- “Behold, I am doing a new thing; now it springs forth, do you not perceive it? I will make a way in the wilderness and rivers in the desert.The wild beasts will honor me, the jackals and the ostriches, for I give water in the wilderness, rivers in the desert, to give drink to my chosen people, the people whom I formed for myself that they might declare my praise,” (Isa 43:19-21). Isaiah is speaking once again of the future restoration of Israel, for His own sake.
- “I, I am he who blots out your transgressions for my own sake, and I will not remember your sins,” (Isa 43:25). God promises to restore Israel and blot out her former sins for His sake, not theirs.
- “And he said to me, “You are my servant, Israel, in whom I will be glorified,” (Isa 49:3). This is an excerpt from one of the so-called Servant Songs in Isaiah, describing the future work of Christ the Messiah. It is clear that Christ’s work will glorify the Father, not men.
- “Therefore say unto the house of Israel, Thus saith the Lord GOD; I do not this for your sakes, O house of Israel, but for mine holy name’s sake, which ye have profaned among the heathen, whither ye went,” (Eze 36:22). Again, this shows why God will act in the future to restore Israel.
Christ’s sacrifice on the cross and our salvation isn’t about us. It’s about God, and the honor and glory due to Him. So few Christians have any idea what the phrase “grace of God” even means. To them, Jesus is a Sunday School character sitting on a green field, surrounded by fluffy white sheep with a child on His lap and a dove floating above Him in the sky! Christians must be committed to really deepen their faith and move beyond crayon Christianity and really understand and appreciate who God is, and reorient our lives to show it.
- Eph 2:8 – For by grace are ye saved through faith; and that not of yourselves: it is the gift of God:
- Eph 2:9 – Not of works, lest any man should boast.
We are saved by grace through faith, which is unmerited or undeserved favor. Salvation is a gift from God, and Christians did not earn or deserve this gift in any way. I’ll turn from Ephesians at this point, and briefly discuss what the Gospel actually is. I’ve referenced it enough in this little paper, and it must be heard.
I believe there is one verse from the Gospel of Mark that is the clearest, most comprehensive passage on salvation in the Scripture:
“Now after that John was put in prison, Jesus came into Galilee, preaching the gospel of the kingdom of God, And saying, The time is fulfilled, and the kingdom of God is at hand: repent ye, and believe the gospel,” (Mk 1:14-15).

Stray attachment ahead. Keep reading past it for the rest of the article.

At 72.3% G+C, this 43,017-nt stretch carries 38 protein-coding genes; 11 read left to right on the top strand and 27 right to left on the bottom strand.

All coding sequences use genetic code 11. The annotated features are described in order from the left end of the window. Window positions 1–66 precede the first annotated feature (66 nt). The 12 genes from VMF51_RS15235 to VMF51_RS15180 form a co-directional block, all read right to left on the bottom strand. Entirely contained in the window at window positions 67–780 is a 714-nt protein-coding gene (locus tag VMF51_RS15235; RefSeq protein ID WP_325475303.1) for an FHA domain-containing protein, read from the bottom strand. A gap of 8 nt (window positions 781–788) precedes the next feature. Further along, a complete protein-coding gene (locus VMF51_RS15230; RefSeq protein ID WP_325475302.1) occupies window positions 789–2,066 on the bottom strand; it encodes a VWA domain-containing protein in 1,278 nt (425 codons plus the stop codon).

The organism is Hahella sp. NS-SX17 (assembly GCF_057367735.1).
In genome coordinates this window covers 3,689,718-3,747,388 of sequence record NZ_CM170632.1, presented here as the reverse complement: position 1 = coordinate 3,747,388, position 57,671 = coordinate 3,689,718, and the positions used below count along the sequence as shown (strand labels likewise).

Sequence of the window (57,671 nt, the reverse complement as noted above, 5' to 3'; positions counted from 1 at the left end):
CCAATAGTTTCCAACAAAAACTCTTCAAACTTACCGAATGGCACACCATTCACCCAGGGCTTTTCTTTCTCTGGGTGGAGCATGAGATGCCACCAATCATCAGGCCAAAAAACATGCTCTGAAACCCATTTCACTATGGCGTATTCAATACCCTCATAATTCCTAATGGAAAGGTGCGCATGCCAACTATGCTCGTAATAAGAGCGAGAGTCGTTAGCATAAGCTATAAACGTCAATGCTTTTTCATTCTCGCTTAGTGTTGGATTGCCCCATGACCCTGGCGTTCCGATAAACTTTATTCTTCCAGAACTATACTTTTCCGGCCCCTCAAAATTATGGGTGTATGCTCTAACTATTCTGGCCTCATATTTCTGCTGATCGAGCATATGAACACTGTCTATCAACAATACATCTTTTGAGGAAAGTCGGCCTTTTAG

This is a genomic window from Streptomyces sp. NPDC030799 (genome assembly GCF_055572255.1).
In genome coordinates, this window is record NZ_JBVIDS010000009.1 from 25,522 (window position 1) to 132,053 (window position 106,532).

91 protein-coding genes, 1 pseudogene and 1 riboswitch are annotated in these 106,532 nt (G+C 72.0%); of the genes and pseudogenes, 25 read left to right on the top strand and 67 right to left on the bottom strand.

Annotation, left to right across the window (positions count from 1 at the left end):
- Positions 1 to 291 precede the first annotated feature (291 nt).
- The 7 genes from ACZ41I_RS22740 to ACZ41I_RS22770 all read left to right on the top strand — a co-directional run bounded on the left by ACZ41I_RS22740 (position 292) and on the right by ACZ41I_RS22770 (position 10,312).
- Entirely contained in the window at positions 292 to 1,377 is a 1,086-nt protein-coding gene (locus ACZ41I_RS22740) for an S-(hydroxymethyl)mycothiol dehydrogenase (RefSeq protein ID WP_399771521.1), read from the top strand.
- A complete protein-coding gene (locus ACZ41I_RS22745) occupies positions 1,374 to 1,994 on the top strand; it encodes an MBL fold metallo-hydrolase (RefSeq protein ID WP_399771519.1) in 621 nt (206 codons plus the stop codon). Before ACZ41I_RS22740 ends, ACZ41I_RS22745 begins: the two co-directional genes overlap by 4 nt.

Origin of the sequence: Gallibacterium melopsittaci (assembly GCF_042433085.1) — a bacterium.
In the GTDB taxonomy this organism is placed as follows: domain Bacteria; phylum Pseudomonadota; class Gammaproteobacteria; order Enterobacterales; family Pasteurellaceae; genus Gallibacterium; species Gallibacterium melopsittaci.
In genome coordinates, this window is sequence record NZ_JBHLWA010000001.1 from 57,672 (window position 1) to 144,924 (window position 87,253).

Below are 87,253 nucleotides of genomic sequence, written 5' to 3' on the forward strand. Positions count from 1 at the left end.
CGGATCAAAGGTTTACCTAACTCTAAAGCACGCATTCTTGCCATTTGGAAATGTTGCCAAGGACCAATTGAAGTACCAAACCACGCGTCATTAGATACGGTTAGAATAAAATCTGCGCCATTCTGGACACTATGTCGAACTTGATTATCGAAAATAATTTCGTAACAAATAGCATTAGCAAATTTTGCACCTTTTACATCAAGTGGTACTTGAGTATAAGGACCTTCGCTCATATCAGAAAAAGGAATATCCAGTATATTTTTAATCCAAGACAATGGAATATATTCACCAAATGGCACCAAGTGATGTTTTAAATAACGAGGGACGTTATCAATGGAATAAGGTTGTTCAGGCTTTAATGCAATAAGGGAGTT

This is the simplest Gospel verse in the Bible. Salvation isn’t a fast food menu where anybody can pick what they like. You can’t pick and choose from a potpourri of man-made religions, choose whichever suits you best and receive your own version of salvation when you roll forward to the pick-up window. God does not present an inclusivist view in Scripture:
- “Jesus saith unto him, I am the way, the truth, and the life: no man cometh unto the Father, but by me,” (Jn 14:6).
- “Neither is there salvation in any other: for there is none other name under heaven given among men, whereby we must be saved,” (Acts 4:12).
Salvation entails both repentance and belief, or saving faith. Repentance means a change of mind (1 Thess 1:9). This involves a turn away from sin (Heb 6:1; Rev 9:21) and towards God (Acts 20:21). It is also so much more than mere regret. Repentance is genuine sorrow for one’s sin, accompanied by a resolution to turn from it. It is sorrow for one’s sin because of the wrong done to God and the hurt inflicted upon Him. In other words, there must be a real alteration of the inner person. This is the gracious work of the Holy Spirit in men’s hearts; Ezekiel described this process as God changing a heart of stone to a heart of flesh (Eze 11:19-20).
Salvation is also about believing in the Gospel, placing saving faith in Christ. Saving faith is understanding what Christ did for you in an intellectual and emotional way, and acting on it. It is more than some cold, intellectual understanding. “Thou believest that there is one God; thou doest well: the devils also believe, and tremble,” (Jas 2:19).
It does include intellectual understanding (e.g. “Christ is the Son of God!”). However, it also includes emotional understanding (e.g. “Christ died for my sins!”). And finally, it is voluntary action (“I will trust Christ as my Lord and Savior!”).
We cannot save ourselves. Dead people can’t do much of anything. Dead men can’t cooperate with God in salvation, in some kind of ridiculous synergistic fashion. We are totally dependent on the grace of God for our salvation, and I wish more preachers would bring this marvelous truth out. Praise Him that He provided Christ for sinners. He didn’t have to.
1. Michael Horton, The Christian Faith: A Systematic Theology for Pilgrims Along on Way (Grand Rapids, MI: Zondervan, 2011), 561.
2. H. Norman Wright, The Complete Guide to Crisis & Trauma Counseling: What To Do And Say When It Matters Most! (Ventura, CA: Regal, 2011), 183.
3. Ibid, 24.
4. Edwin A. Blum, John, in The Bible Knowledge Commentary, ed. John Walvoord and Roy Zuck (Wheaton, IL: Victor, 1983), 318. “The Cross was also the means of Satan’s defeat. The prince of this world, Jesus said, will be driven out. His power over people by sin and death was defeated and they can now be delivered out of his domain of spiritual darkness and slavery to sin.”
5. Lewis S. Chafer, Systematic Theology, 8 vols. (Grand Rapids, MI: Kregel, 1976), 7:119. “Theologians employ the phrase total depravity, which does not mean that there is nothing good in any unregenerate person as seen by himself or other people; it means that there is nothing in fallen man which God can find pleasure in or accept.” Emphasis mine.
6. Ibid, 2:219.
7. Grateful for this insight to John Phillips, Exploring Ephesians & Philippians (Grand Rapids, MI: Kregel, 1993), 63.
8. Harold W. Hoehner, Ephesians, in The Bible Knowledge Commentary, ed. John Walvoord and Roy Zuck (Wheaton, IL: Victor, 1983), 623. “Since sinners are spiritually dead toward God, they have nothing to commend them to God. This is why Paul described this love as being ‘great.’ ”
9. Millard J. Erickson, Christian Theology, 2nd ed. (Grand Rapids, MI: Baker, 1998), 950.